More later.

with you, in just adoring Him and in gratitude for your conversion and desire to offer yourself in whatever way God wills,

nothing

10:43 AM  
Blogger nothing said...

Dear One,

Now as I have had some time to pray, and to re-read your questions and concerns, it seems that just giving yourself totally to God is most important, for if you are called, and you say you have been asked, and you know how to discern with the help of your confessor--I do think that it is best to not interfere with God in trying to have control.

However, I often try to keep control, so that is why I can advise not to have control! You say you want more information before proceeding; but the point is, God is the One Who does the proceeding, and we simply follow, or not.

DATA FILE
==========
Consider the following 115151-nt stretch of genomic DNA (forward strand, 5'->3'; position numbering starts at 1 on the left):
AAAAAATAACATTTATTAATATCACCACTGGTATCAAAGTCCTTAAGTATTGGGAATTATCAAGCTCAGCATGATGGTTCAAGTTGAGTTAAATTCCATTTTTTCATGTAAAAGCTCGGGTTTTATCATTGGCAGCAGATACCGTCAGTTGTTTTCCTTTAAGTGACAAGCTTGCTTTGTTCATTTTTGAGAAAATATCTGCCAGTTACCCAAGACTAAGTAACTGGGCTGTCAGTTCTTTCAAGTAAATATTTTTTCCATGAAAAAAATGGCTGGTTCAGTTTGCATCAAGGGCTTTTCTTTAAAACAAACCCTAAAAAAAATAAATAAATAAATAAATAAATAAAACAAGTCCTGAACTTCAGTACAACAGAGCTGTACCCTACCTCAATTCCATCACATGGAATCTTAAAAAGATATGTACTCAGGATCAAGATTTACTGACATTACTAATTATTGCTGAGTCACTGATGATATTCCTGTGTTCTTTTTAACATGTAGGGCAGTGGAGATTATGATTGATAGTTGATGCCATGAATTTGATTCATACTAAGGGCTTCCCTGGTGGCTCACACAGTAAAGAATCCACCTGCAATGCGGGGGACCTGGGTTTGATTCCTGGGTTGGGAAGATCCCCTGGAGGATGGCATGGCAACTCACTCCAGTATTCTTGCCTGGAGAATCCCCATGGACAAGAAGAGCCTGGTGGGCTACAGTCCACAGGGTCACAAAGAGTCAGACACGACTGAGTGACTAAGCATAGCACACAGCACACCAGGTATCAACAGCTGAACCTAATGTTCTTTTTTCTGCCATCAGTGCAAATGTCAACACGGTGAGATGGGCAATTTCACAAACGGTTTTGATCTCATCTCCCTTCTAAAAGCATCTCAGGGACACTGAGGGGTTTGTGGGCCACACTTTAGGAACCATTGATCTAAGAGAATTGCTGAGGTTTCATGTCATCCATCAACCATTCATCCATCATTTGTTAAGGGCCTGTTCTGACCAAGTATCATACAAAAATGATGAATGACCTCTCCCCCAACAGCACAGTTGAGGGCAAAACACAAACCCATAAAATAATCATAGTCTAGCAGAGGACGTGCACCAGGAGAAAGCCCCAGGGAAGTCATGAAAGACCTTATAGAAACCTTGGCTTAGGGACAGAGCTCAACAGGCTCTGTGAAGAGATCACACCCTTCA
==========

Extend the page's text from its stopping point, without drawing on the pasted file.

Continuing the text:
As for concrete ways to become temporally educated, I have read lives of victim souls, have read books on suffering, and especially books on interior life--and keep to the very orthodox books that are written by saints or theologians and priests known for their holiness and wisdom in the spiritual life. And they are usually dead and proven--not necessarily light-weight reading, but that which takes some effort. I read very slowly. It does not matter how much, but to absorb and to practice. Then, there is the matter of daily Mass and weekly confession, and paying close attention to the Scripture, and then trying to live it out. Then, also, there is the matter of prayer.